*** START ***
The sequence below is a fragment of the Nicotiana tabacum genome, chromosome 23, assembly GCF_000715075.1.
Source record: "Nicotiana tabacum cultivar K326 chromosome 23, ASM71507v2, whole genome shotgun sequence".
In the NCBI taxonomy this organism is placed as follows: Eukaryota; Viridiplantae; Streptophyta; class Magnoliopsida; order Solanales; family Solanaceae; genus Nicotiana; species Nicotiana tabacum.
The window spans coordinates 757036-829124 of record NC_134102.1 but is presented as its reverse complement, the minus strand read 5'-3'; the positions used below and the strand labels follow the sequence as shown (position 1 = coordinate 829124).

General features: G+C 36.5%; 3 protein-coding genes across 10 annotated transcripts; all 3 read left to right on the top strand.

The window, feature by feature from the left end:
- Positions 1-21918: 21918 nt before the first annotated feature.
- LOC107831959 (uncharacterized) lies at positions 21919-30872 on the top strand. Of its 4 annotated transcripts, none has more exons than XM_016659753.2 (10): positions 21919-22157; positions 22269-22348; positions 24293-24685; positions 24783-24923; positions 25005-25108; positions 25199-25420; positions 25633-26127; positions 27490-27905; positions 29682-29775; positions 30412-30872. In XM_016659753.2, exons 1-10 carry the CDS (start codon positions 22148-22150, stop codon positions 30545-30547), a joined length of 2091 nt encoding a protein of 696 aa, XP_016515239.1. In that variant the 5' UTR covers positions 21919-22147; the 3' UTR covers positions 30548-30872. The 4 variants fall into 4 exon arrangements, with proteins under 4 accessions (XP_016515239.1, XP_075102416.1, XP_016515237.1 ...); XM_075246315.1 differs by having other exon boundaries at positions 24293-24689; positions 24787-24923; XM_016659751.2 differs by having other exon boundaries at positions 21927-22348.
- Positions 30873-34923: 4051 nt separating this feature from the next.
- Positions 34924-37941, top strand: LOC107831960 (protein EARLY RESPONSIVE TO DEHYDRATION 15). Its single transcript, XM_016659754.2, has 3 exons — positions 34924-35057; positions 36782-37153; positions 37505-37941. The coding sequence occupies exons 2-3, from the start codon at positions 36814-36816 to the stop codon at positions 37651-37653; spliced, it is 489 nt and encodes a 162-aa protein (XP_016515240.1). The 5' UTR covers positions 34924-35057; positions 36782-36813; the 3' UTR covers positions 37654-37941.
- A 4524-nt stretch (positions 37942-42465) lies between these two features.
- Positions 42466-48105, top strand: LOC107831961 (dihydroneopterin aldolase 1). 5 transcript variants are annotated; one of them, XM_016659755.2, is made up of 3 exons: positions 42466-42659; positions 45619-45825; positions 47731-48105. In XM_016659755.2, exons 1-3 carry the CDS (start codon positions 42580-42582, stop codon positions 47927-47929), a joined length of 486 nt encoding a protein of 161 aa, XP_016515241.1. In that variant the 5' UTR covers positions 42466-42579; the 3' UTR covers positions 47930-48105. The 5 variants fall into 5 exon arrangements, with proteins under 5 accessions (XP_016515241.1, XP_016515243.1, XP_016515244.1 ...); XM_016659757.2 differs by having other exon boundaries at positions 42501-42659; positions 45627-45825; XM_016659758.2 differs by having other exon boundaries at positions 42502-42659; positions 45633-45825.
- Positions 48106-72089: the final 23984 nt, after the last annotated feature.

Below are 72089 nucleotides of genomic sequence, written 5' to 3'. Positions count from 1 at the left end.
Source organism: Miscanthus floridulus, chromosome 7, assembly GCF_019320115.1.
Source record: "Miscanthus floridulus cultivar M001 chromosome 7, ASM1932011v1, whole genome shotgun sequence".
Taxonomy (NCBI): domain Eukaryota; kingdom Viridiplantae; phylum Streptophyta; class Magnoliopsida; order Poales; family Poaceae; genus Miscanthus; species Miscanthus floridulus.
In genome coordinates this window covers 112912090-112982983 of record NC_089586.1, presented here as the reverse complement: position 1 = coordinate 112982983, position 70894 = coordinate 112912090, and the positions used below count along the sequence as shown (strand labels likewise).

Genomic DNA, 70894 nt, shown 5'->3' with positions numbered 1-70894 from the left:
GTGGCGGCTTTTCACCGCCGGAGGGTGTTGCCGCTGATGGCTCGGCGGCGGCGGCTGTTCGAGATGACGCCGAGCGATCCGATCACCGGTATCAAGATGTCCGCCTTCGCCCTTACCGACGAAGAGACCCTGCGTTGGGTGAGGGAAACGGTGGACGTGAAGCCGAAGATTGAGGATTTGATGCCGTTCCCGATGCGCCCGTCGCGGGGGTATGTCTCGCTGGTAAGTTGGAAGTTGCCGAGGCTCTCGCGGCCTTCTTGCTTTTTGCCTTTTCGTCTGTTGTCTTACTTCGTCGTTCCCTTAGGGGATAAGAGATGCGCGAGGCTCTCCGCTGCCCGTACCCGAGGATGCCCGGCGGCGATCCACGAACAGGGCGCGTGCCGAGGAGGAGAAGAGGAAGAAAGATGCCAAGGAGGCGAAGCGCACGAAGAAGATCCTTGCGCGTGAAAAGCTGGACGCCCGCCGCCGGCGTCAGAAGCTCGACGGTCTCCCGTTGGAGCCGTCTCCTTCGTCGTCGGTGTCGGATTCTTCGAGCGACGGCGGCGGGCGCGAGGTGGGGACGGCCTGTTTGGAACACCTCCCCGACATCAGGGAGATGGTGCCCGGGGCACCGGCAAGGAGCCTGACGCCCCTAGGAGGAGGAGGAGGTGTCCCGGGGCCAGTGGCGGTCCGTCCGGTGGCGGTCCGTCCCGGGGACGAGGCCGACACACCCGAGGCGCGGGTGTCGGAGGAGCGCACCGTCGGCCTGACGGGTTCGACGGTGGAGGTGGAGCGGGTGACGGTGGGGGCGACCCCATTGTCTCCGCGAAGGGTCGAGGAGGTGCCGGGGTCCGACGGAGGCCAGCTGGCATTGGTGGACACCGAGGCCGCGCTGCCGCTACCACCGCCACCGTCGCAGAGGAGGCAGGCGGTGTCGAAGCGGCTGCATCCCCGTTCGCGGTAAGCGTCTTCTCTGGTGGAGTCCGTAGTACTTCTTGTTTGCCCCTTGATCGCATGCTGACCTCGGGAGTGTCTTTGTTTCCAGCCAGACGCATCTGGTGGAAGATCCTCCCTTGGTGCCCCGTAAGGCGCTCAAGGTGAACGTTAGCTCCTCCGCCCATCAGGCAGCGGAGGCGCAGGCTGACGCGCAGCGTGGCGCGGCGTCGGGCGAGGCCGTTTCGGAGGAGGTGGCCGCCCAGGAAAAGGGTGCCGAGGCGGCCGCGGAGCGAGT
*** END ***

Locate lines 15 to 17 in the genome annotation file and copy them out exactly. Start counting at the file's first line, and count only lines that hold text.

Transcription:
Source organism: Miscanthus floridulus, chromosome 7, assembly GCF_019320115.1.
Source record: "Miscanthus floridulus cultivar M001 chromosome 7, ASM1932011v1, whole genome shotgun sequence".
Taxonomy (NCBI): domain Eukaryota; kingdom Viridiplantae; phylum Streptophyta; class Magnoliopsida; order Poales; family Poaceae; genus Miscanthus; species Miscanthus floridulus.